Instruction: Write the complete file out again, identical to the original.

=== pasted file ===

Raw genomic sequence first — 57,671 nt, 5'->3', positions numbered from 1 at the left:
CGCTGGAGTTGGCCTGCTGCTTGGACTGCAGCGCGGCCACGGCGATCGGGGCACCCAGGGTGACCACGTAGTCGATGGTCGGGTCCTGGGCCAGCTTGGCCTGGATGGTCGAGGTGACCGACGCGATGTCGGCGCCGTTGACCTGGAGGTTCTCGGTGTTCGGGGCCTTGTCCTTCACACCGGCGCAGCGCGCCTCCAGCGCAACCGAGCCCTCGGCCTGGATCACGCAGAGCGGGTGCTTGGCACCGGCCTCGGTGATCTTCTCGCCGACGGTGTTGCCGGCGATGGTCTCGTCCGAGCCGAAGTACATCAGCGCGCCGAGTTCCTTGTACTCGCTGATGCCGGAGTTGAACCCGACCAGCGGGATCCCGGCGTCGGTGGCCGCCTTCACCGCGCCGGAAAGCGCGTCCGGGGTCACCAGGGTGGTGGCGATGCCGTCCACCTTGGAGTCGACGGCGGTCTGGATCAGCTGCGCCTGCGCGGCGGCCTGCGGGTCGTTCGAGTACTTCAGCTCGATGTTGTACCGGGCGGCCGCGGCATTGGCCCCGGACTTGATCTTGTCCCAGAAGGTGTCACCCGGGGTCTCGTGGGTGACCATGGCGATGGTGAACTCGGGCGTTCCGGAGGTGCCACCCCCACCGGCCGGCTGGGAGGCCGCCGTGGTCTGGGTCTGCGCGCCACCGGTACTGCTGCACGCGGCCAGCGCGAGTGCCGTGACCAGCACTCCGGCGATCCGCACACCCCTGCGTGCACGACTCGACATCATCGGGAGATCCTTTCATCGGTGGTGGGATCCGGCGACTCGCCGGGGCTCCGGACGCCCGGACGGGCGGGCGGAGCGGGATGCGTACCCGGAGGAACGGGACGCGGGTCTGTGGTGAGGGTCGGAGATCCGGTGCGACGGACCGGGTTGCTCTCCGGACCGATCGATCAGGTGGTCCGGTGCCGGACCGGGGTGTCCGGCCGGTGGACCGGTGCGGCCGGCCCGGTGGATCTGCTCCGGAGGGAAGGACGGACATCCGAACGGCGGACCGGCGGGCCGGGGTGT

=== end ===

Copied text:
Raw genomic sequence first — 57,671 nt, 5'->3', positions numbered from 1 at the left:
CGCTGGAGTTGGCCTGCTGCTTGGACTGCAGCGCGGCCACGGCGATCGGGGCACCCAGGGTGACCACGTAGTCGATGGTCGGGTCCTGGGCCAGCTTGGCCTGGATGGTCGAGGTGACCGACGCGATGTCGGCGCCGTTGACCTGGAGGTTCTCGGTGTTCGGGGCCTTGTCCTTCACACCGGCGCAGCGCGCCTCCAGCGCAACCGAGCCCTCGGCCTGGATCACGCAGAGCGGGTGCTTGGCACCGGCCTCGGTGATCTTCTCGCCGACGGTGTTGCCGGCGATGGTCTCGTCCGAGCCGAAGTACATCAGCGCGCCGAGTTCCTTGTACTCGCTGATGCCGGAGTTGAACCCGACCAGCGGGATCCCGGCGTCGGTGGCCGCCTTCACCGCGCCGGAAAGCGCGTCCGGGGTCACCAGGGTGGTGGCGATGCCGTCCACCTTGGAGTCGACGGCGGTCTGGATCAGCTGCGCCTGCGCGGCGGCCTGCGGGTCGTTCGAGTACTTCAGCTCGATGTTGTACCGGGCGGCCGCGGCATTGGCCCCGGACTTGATCTTGTCCCAGAAGGTGTCACCCGGGGTCTCGTGGGTGACCATGGCGATGGTGAACTCGGGCGTTCCGGAGGTGCCACCCCCACCGGCCGGCTGGGAGGCCGCCGTGGTCTGGGTCTGCGCGCCACCGGTACTGCTGCACGCGGCCAGCGCGAGTGCCGTGACCAGCACTCCGGCGATCCGCACACCCCTGCGTGCACGACTCGACATCATCGGGAGATCCTTTCATCGGTGGTGGGATCCGGCGACTCGCCGGGGCTCCGGACGCCCGGACGGGCGGGCGGAGCGGGATGCGTACCCGGAGGAACGGGACGCGGGTCTGTGGTGAGGGTCGGAGATCCGGTGCGACGGACCGGGTTGCTCTCCGGACCGATCGATCAGGTGGTCCGGTGCCGGACCGGGGTGTCCGGCCGGTGGACCGGTGCGGCCGGCCCGGTGGATCTGCTCCGGAGGGAAGGACGGACATCCGAACGGCGGACCGGCGGGCCGGGGTGT